The 1988 Edmonton Oilers didn’t dominate the regular season in the manner they had been accustomed to since 1983, a year that marked their first appearance in the Stanley Cup Finals with Wayne Gretzky and was followed up by their first championship a year later. But what the 1988 edition of the Edmonton Oilers did have was an ability to step it up in the playoffs and they added another Cup to their Gretzky-era legacy.
Edmonton finished behind the Calgary Flames in the old Smythe Division, consisting of teams on the Pacific coast. Gretzky finally had a year where he didn’t win the MVP award, ending his 8-for-8 streak going back to the rookie year of 1980. Gretzky’s 40 goals were low by his lofty standards, though he still dished out 109 assists. It was an emerging star, Mario Lemieux of the Pittsburgh Penguins that grabbed the honor.
But Gretzky was still supported by the same cast that had helped him win three of the previous four Stanley Cups. Jari Kurri lit the lamp with 43 goals. Mark Messier scored 37 and was the team’s second-best passer behind Gretzky. Glenn Anderson and Craig Simpson were productive threats at the forward positions. It added up to an offense that was still second-best in the NHL, and goalie Grant Fuhr anchored a defense that ranked eighth.
No one would be under any illusions that Edmonton’s slippage to second place in their division meant they would be an easy out in the playoffs. But no one could have been prepared for just how thoroughly Gretzky and his mates would turn on the engine.
The first-round opponent was Winnipeg. They had two excellent offensive threats in Dale Hawerchuck and Paul MacLean, along a reliable third scorer in Andrew McBain. The defenseman, Randy Carlyle and Dave Elliot were good passers. But the defense was lacking and the Jets were a sub-.500 team.
Edmonton opened up with seven goals in the opener, keyed by Anderson’s hat trick. Anderson came back with two assists the following night in a defense-oriented 3-2 win. After a 6-4 road loss in Game 3, the Oilers cranked up the engine gain. Gretzky passed for seven assists combined in Games 4 & 5. Kurri scored four goals over the two games. Edmonton wrapped up the series with wins over 5-3 and 6-2.
Calgary was a stiff test in the Division Finals. The Flames had won the division. They had also ousted Edmonton in the 1986 postseason and were just a year away from winning the 1989 Stanley Cup. They had the league’s most prolific offense, led by 50-goal scorer Hakan Loop. Joe Nieuwendyk also lit the lamp 50-plus times. Mike Bullard and Joe Muller were 40-goal scorers. The goalie was 24-year-old Mike Vernon.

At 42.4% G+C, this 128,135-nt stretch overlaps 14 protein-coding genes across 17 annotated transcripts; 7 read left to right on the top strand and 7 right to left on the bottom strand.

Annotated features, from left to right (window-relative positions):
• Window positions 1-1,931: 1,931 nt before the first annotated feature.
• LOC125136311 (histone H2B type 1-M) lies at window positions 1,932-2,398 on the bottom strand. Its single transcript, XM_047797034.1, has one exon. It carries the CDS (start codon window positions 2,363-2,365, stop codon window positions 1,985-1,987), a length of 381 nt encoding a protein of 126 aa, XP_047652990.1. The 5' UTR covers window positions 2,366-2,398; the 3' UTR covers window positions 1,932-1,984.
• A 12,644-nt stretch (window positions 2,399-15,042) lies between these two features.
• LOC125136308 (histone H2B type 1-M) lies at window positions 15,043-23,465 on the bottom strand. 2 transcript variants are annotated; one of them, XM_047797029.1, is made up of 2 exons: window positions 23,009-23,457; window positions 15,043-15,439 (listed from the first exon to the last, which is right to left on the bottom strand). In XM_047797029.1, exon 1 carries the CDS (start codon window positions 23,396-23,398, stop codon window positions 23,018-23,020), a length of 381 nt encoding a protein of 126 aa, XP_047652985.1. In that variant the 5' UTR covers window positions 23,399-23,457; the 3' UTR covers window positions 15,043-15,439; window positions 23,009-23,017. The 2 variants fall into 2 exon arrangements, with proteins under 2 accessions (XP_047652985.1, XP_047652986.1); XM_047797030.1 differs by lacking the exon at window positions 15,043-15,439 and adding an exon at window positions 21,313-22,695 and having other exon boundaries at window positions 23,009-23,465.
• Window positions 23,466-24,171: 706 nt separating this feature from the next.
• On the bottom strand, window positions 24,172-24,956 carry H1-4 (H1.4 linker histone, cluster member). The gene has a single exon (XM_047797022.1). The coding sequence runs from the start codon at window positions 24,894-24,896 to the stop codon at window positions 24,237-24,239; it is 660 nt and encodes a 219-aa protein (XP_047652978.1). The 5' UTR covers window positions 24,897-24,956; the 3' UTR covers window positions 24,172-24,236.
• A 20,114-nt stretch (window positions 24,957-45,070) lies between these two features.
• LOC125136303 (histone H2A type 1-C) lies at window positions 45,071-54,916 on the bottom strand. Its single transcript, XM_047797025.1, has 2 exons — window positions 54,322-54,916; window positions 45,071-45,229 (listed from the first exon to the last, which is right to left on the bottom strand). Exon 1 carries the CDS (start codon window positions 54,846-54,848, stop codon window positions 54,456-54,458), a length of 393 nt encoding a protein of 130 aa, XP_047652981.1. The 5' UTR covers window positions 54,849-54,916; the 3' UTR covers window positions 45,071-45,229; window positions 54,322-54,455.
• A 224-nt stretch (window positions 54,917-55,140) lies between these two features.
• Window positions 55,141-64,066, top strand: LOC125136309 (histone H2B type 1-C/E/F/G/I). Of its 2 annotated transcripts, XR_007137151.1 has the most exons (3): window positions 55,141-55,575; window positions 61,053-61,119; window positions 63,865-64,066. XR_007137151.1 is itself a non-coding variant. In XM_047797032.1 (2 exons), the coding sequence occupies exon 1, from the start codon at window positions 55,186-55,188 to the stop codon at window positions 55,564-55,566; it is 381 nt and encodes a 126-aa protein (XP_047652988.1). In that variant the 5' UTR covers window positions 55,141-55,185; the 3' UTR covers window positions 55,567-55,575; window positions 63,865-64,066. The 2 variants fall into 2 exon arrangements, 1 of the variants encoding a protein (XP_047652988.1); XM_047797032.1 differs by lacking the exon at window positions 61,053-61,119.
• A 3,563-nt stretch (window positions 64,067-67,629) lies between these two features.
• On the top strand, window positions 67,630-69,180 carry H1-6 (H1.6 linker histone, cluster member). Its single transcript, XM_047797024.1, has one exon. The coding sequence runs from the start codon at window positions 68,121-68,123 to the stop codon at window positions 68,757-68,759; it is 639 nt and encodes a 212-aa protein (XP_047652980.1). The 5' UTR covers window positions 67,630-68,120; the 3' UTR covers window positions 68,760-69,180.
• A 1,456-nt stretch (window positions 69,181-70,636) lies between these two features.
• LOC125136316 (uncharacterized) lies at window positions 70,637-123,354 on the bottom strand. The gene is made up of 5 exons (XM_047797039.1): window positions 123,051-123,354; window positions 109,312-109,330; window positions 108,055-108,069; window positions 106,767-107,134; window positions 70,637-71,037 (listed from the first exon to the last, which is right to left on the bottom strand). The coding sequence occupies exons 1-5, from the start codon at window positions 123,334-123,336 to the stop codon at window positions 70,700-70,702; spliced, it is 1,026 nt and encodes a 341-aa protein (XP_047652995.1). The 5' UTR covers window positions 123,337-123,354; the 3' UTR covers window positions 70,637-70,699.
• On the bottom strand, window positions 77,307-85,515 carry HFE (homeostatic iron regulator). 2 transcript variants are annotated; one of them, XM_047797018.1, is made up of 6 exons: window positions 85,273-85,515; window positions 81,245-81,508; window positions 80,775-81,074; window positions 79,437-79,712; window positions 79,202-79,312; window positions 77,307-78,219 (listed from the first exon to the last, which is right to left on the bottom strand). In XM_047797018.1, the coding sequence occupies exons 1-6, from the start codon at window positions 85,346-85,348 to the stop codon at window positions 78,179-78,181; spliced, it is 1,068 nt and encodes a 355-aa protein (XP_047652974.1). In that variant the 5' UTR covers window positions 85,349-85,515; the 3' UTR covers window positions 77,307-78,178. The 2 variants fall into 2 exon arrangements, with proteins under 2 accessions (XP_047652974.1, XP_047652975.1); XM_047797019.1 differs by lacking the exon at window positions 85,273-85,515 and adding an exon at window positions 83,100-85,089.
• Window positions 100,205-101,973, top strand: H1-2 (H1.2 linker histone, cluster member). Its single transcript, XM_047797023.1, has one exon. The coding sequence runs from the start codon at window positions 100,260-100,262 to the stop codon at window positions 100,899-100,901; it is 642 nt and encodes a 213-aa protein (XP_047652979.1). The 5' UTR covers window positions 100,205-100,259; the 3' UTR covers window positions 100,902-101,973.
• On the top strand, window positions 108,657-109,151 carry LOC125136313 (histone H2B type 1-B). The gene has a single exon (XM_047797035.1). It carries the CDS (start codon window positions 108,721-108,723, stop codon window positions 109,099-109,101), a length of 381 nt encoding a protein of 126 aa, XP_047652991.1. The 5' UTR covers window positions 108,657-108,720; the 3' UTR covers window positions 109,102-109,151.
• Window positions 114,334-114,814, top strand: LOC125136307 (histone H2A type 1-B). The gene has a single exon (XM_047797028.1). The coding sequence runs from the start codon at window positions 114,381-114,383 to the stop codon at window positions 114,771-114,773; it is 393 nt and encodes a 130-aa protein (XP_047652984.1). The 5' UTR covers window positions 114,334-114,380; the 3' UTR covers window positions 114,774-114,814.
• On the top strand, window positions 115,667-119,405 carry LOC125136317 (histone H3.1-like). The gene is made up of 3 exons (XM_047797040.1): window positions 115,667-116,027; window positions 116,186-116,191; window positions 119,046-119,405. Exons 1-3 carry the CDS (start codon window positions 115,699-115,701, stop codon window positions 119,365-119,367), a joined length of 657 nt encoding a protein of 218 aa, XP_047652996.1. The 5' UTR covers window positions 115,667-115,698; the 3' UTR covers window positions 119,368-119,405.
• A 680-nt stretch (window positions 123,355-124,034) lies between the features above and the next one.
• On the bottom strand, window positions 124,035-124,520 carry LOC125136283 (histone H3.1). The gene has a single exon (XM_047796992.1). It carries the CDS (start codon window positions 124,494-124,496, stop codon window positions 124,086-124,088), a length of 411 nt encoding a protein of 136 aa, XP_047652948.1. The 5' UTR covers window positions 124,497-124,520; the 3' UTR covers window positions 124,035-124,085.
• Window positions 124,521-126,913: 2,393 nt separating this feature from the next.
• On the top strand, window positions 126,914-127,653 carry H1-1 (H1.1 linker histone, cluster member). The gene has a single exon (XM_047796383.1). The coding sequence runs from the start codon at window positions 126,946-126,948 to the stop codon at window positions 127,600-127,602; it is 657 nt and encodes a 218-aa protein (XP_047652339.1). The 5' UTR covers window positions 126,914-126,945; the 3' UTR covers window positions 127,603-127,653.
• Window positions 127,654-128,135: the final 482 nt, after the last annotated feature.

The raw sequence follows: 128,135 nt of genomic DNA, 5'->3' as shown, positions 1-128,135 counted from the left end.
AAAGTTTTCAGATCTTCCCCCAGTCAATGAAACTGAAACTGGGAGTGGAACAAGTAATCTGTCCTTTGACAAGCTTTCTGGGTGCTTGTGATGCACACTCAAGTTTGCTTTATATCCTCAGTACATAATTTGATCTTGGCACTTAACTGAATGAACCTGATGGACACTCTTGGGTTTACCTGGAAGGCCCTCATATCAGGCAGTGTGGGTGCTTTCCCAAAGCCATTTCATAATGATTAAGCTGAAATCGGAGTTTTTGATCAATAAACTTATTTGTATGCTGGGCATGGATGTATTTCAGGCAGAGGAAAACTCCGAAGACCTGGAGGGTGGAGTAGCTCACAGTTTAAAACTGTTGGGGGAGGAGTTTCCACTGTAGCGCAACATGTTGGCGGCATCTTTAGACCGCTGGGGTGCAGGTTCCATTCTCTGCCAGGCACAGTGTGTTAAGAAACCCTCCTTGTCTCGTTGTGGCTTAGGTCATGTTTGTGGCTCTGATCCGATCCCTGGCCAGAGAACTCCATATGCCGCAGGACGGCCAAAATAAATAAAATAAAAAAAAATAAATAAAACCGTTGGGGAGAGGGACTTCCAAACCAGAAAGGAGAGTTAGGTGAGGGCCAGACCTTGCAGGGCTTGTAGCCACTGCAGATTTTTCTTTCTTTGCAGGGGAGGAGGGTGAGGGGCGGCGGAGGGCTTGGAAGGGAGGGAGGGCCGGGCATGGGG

Fuhr stepped up against this potent attack, saving 26 of 27 shots in the opener. Even though Edmonton only got 19 shots of their own on goal, it was enough to grind out a 3-1 win. Game 2 was more wide-open, with Fuhr and Vernon each coming up with 30 saves. Gretzky scored twice, Kurri passed for three assists and the Oilers won 5-4 in overtime.
Edmonton was heading back to home ice with a chance to put their foot on Calgary’s throat and the Oilers did not let up. Messier and Gretzky put on a passing display in a 4-2 win in Game 3. The Flames pulled Vernon from goal, even though their problems were more about getting the offense untracked. The panic move predictably backfired as the Oilers got their own attack untracked in a 6-4 win that clinched the series.
The Detroit Red Wings weren’t as explosive as Calgary, but the Red Wings still had the third-best offense in the league and their defense was stronger than the Flames. Goalie Glen Hanlon anchored a good team and future franchise legend Steve Yzerman scored 50 goals and passed for 52 assists at the tender age of 22.
Edmonton’s postseason defensive control continued in Game 1 of the conference finals as they limited Detroit to 15 shots on goal. Gretzky’s three assists delivered a 4-1 win. In Game 2, it was Gretzky, Kurri and Messier leading a balanced attack that eventually chased Hanlon in a 5-3 win.
The series went to Joe Louis Arena in Detroit, but the Edmonton defense did not make the trip, at least for Game 3. They lost 5-2. But Kurri’s two goals keyed a 4-3 win that put the Oilers in firm control. They went back home for Game 5 and unloaded. Relative no-names like Mike Krushelnyski and Craig Simpson each scored twice and the 8-4 final sent Edmonton to the Stanley Cup Finals.
Boston was the fourth-best team in the NHL over the course of the year and had a future Hall of Fame defenseman in Ray Borque, who passed for 64 assists. Cam Neely was a second-team All-Star, Geoff Courtney scored 32 goals and the Bruins’ defense was third-best in the NHL.
Edmonton’s defense was even better. In the first two games, the Oilers allowed just 26 shots combined. They ground out wins of 2-1 and 4-2. Game 3 was a little more open, but Fuhr saved 25 shots. And in open ice, no one was slowing down Gretzky who passed for four assists in a 6-3 win.
On the brink of a Stanley Cup, a bizarre circumstance went down in Game 4 in Boston Garden. The power went out and the game could not be completed. The series picked up with Game 5 was usual back in Edmonton where a balanced attack delivered a 6-3 win. The Oilers had completed the odd feat of wrapping up a four-game sweep in a fifth game.
Gretzky won the Conn Smythe Award, scoring 12 goals and handing out 31 assists over eighteen games, of which his team only lost twice. The 1988 Edmonton Oilers weren’t the best edition of their dynastic run if we go start to finish. But they were the most dominant in the postseason.